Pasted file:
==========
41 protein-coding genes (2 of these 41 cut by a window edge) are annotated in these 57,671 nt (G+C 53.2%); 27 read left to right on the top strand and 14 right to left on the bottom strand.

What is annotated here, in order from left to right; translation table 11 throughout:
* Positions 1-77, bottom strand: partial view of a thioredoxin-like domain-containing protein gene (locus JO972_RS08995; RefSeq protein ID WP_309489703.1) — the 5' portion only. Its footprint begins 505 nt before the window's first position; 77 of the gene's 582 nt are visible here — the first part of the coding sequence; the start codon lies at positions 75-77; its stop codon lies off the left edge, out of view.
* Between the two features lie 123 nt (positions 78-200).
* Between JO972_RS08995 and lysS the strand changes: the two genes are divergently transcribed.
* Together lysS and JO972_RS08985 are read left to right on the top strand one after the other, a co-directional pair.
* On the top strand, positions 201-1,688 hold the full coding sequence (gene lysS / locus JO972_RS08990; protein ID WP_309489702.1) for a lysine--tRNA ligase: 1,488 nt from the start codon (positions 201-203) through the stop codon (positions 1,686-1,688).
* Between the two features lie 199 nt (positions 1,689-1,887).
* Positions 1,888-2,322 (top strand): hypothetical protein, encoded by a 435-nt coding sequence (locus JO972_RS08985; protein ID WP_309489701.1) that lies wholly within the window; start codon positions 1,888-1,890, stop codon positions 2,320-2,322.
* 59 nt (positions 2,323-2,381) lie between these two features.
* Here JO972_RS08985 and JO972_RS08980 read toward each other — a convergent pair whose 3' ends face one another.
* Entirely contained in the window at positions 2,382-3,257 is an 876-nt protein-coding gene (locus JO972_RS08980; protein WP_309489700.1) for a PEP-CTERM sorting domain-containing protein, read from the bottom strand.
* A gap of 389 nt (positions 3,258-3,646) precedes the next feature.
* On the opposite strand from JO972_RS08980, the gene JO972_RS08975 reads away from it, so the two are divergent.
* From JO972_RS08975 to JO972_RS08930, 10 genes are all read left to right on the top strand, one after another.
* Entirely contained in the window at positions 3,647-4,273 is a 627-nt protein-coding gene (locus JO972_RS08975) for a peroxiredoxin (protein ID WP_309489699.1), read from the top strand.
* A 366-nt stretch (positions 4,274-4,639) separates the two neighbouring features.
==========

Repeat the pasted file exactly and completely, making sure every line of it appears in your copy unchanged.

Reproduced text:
41 protein-coding genes (2 of these 41 cut by a window edge) are annotated in these 57,671 nt (G+C 53.2%); 27 read left to right on the top strand and 14 right to left on the bottom strand.

What is annotated here, in order from left to right; translation table 11 throughout:
* Positions 1-77, bottom strand: partial view of a thioredoxin-like domain-containing protein gene (locus JO972_RS08995; RefSeq protein ID WP_309489703.1) — the 5' portion only. Its footprint begins 505 nt before the window's first position; 77 of the gene's 582 nt are visible here — the first part of the coding sequence; the start codon lies at positions 75-77; its stop codon lies off the left edge, out of view.
* Between the two features lie 123 nt (positions 78-200).
* Between JO972_RS08995 and lysS the strand changes: the two genes are divergently transcribed.
* Together lysS and JO972_RS08985 are read left to right on the top strand one after the other, a co-directional pair.
* On the top strand, positions 201-1,688 hold the full coding sequence (gene lysS / locus JO972_RS08990; protein ID WP_309489702.1) for a lysine--tRNA ligase: 1,488 nt from the start codon (positions 201-203) through the stop codon (positions 1,686-1,688).
* Between the two features lie 199 nt (positions 1,689-1,887).
* Positions 1,888-2,322 (top strand): hypothetical protein, encoded by a 435-nt coding sequence (locus JO972_RS08985; protein ID WP_309489701.1) that lies wholly within the window; start codon positions 1,888-1,890, stop codon positions 2,320-2,322.
* 59 nt (positions 2,323-2,381) lie between these two features.
* Here JO972_RS08985 and JO972_RS08980 read toward each other — a convergent pair whose 3' ends face one another.
* Entirely contained in the window at positions 2,382-3,257 is an 876-nt protein-coding gene (locus JO972_RS08980; protein WP_309489700.1) for a PEP-CTERM sorting domain-containing protein, read from the bottom strand.
* A gap of 389 nt (positions 3,258-3,646) precedes the next feature.
* On the opposite strand from JO972_RS08980, the gene JO972_RS08975 reads away from it, so the two are divergent.
* From JO972_RS08975 to JO972_RS08930, 10 genes are all read left to right on the top strand, one after another.
* Entirely contained in the window at positions 3,647-4,273 is a 627-nt protein-coding gene (locus JO972_RS08975) for a peroxiredoxin (protein ID WP_309489699.1), read from the top strand.
* A 366-nt stretch (positions 4,274-4,639) separates the two neighbouring features.